Want to let friends know you’re trying to party, hit the gym, focus on work or grab a drink? That’s the idea behind a powerful new feature Facebook Messenger is testing called Your Emoji. Akin to offline meetup app Down to Lunch, it lets you overlay a chosen emoji on your Messenger profile pic for 24 hours as a way to spur conversation and hang outs, or just let people know what you’re up to without a dramatic post or Story. It’s a bit like AOL Instant Messenger’s old away messages.
We’re testing the ability for people to add an emoji to their profile photo in Messenger to let their friends know what they’re up to or how they’re feeling in the moment. We’re interested to see if people enjoy this feature, but we don’t have any additional information to share at this time.
For now, users will only see people’s emoji in the Active tab on Messenger, which is also where users in the test group can change their emoji as often as they’d like. But if the test proves popular, Messenger could potentially expand Your Emoji to appear in the inbox and message threads where it would be much more visible.
There’s a ton of potential for emergent behavior here. Users could make up their own inside jokes and secret meanings to certain emoji. A red circle could mean don’t talk to me. A GPS dot-style blue diamond could mean you’re out on the town. Or a moon emoji could signal an after party is going down later.
A chance to cure loneliness
Messenger is perhaps the best-poised app to make an offline meetup tool, with Snapchat being a runner-up. I wrote about the opportunity in my 2016 article “The quest to cure loneliness,“ and I even helped build a failed app called Signal with the same purpose. People often spend leisure time alone because they aren’t sure which of their friends are free to meet up in person, but asking people directly or broadcasting “anyone want to hang out tonight?” can make you feel desperate and uncool.
I believe the answer is to bake an offline availability indicator into a ubiquitous app. Signal, Down to Lunch, Foursquare’s Swarm and other apps in the space have flopped because not all your friends are on them, and there isn’t a reason to open them frequently. Messenger tried to let people share what they wanted to do via Messenger Day/Stories, but the feature was clumsy and never caught on. Facebook’s Nearby Friends, Snapchat’s Snap Map, Foursquare and more try to use maps to drive meet ups, but it turns out someone’s location doesn’t matter if they’re not actually available to see you.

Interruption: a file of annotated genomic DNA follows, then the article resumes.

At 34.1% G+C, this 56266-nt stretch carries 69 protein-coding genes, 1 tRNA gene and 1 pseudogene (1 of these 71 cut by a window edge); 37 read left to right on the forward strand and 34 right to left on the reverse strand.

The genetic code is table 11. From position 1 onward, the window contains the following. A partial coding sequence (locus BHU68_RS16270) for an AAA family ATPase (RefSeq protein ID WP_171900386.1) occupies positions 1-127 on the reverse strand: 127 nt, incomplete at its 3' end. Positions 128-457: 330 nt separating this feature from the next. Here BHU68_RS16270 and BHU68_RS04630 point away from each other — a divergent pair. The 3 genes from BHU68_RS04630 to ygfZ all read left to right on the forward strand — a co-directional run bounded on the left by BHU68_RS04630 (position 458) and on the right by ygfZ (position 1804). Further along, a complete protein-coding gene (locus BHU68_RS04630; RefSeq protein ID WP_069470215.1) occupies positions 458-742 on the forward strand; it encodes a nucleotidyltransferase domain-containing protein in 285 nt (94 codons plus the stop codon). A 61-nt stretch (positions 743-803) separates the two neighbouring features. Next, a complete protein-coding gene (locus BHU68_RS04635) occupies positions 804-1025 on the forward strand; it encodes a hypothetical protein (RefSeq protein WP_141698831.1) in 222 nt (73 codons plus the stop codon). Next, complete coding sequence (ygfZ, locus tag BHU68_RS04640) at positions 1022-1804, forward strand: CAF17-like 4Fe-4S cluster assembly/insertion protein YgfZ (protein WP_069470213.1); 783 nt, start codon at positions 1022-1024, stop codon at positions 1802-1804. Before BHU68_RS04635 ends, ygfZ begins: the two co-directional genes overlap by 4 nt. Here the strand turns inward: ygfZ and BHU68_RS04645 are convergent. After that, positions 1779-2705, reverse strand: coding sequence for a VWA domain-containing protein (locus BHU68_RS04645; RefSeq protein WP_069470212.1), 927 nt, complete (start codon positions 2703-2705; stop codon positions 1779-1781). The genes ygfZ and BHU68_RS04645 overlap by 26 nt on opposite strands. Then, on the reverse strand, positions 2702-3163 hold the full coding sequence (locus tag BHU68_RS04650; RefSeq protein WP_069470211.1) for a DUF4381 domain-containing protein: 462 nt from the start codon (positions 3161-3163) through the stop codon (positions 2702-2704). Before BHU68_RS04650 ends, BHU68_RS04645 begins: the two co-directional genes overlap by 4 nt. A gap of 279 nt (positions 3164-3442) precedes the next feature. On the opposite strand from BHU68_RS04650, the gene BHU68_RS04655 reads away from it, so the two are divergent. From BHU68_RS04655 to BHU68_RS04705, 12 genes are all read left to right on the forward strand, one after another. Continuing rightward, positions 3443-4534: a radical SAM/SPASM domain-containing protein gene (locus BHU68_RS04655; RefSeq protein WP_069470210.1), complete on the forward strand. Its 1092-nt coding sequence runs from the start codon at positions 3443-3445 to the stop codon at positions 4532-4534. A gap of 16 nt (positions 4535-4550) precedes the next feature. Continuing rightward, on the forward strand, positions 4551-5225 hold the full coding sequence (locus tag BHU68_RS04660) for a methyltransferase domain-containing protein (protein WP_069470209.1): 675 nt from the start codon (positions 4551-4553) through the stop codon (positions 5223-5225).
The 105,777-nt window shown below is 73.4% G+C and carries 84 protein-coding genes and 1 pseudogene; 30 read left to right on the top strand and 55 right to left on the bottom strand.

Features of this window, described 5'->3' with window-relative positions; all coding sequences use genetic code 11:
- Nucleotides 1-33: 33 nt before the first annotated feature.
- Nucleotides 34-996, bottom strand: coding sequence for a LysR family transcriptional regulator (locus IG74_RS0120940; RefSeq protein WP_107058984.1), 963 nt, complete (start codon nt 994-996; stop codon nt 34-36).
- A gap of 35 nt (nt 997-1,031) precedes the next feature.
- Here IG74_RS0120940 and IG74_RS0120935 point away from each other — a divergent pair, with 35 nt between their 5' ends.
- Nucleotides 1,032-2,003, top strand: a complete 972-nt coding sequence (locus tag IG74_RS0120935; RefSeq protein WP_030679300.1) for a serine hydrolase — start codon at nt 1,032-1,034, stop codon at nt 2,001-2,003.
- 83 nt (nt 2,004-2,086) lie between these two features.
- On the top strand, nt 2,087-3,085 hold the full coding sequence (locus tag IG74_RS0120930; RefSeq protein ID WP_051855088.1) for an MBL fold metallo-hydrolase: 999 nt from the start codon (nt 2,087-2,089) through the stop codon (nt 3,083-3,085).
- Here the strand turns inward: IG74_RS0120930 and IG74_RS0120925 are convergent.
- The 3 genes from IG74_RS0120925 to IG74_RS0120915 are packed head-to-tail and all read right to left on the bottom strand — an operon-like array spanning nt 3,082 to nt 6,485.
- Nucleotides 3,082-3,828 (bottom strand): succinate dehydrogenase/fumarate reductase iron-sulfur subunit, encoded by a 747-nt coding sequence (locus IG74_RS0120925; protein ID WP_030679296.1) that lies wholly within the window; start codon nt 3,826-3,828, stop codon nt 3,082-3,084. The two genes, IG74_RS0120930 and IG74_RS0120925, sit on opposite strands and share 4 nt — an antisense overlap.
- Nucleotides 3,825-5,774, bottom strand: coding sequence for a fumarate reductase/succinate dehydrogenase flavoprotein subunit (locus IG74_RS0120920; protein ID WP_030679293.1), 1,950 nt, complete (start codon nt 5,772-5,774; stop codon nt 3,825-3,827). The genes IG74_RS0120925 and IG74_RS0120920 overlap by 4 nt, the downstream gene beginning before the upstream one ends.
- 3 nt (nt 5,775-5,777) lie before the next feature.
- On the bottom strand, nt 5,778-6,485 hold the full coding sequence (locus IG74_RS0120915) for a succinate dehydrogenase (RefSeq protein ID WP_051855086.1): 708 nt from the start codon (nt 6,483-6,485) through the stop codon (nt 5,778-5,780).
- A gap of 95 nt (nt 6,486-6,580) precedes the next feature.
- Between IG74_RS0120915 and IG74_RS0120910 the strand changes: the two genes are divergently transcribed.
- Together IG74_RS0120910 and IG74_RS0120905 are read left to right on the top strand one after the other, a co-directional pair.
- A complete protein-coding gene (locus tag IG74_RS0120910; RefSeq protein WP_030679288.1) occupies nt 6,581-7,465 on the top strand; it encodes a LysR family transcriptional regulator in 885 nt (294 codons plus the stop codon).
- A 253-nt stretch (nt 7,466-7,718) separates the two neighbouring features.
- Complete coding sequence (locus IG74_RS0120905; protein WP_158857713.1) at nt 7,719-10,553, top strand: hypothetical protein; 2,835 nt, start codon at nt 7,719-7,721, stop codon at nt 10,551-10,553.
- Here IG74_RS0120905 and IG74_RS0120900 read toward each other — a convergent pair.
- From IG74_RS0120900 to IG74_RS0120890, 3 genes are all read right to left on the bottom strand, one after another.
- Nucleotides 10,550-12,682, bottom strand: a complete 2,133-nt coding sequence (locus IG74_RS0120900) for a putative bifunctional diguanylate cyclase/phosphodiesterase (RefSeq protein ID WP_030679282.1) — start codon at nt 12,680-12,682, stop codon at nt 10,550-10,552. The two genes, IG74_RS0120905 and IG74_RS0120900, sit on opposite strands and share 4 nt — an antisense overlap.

Down to Lunch’s innovation that briefly saw it rise to the No. 2 app was replacing long-winded text posts and visual Stories about what you want to do with a simple emoji. But a year and a half ago, the Down to Lunch team abandoned V1 of its app and started working on a new version in secret before looking into other projects.
Now Messenger is borrowing the emoji idea. With 1.3 billion monthly actives, a social graph borrowed from Facebook and non-stop usage, Messenger has the omnipresence to facilitate spontaneous connections between people looking for something to do.
You could be messaging someone else about an unrelated topic, and not even be thinking about your after-work plans. But if you happened to see a close friend with the beer Your Emoji, you’d know you could message them to try to go knock back a few cold ones.
Facebook’s new mission is getting you to have meaningful interactions, not just passively consume social media. Using Messenger to get people off their phones and hanging out in person might be the best way to remind us of what’s good about the social network.